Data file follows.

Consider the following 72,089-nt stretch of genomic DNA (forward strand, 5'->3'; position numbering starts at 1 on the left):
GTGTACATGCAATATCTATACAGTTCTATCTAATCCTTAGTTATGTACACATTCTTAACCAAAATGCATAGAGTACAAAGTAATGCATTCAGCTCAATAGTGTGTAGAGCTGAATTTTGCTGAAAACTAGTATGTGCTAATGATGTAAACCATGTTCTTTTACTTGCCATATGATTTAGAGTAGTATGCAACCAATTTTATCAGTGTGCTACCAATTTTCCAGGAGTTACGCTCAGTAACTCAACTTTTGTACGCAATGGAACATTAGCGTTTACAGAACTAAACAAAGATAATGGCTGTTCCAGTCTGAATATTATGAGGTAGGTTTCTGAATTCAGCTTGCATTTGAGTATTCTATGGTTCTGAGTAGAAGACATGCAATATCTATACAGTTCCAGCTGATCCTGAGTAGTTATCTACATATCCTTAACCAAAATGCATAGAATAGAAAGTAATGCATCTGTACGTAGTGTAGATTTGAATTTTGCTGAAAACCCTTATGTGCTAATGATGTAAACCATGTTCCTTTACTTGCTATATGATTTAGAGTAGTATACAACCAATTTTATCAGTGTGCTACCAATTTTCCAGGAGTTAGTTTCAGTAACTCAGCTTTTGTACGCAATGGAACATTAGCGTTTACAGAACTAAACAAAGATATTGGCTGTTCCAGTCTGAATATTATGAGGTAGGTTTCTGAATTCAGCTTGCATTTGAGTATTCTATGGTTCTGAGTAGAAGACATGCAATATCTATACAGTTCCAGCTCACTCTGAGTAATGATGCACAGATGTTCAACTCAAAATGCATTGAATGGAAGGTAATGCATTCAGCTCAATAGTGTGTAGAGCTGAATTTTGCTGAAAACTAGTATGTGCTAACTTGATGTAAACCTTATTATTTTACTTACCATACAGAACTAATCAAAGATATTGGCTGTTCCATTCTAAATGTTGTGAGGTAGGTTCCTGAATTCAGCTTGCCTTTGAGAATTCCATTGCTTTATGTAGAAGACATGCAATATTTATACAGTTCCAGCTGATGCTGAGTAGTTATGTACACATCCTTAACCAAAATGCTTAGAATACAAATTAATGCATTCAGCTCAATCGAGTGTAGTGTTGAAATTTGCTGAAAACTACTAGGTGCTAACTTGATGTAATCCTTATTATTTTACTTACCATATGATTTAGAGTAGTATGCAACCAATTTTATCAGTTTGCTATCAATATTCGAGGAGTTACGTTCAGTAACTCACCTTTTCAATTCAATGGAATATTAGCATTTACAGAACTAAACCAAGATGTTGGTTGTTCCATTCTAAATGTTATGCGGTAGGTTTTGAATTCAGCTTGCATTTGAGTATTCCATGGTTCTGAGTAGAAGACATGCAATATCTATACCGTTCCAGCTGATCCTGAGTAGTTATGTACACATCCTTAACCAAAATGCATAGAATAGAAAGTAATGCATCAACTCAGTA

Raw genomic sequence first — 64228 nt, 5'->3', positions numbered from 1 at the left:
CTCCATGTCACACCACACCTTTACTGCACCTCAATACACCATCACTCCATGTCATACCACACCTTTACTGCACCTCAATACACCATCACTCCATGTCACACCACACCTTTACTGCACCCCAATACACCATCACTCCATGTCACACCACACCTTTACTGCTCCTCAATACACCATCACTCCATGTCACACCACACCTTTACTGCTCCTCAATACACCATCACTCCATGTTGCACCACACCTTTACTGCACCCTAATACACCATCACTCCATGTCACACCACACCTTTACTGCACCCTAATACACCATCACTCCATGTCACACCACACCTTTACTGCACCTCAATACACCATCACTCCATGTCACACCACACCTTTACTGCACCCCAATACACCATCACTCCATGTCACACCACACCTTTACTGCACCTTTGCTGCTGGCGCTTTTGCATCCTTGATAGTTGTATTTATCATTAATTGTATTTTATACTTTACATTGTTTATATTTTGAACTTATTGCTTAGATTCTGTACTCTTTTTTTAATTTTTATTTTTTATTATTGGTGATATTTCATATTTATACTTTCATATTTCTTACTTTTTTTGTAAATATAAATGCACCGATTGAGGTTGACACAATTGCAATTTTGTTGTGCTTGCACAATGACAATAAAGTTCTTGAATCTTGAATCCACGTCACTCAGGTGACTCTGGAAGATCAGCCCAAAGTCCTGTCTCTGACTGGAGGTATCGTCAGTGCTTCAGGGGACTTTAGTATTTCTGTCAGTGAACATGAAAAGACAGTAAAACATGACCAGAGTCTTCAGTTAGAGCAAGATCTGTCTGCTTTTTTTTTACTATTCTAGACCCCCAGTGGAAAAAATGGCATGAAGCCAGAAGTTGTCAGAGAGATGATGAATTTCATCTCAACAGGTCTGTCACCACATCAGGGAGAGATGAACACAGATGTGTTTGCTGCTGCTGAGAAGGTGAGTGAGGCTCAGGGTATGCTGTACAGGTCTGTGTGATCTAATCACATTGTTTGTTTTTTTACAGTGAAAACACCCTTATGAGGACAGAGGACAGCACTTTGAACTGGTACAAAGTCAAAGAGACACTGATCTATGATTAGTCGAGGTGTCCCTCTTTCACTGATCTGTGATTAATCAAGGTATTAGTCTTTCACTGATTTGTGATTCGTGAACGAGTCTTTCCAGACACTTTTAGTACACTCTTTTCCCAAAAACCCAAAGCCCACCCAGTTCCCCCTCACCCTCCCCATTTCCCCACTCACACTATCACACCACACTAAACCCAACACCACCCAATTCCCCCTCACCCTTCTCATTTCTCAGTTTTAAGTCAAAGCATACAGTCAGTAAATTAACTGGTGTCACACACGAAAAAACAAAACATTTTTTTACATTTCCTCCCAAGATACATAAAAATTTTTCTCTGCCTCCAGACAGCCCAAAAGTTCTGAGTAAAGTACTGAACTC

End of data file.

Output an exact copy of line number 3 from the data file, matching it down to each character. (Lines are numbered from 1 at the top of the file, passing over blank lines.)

Raw genomic sequence first — 64228 nt, 5'->3', positions numbered from 1 at the left: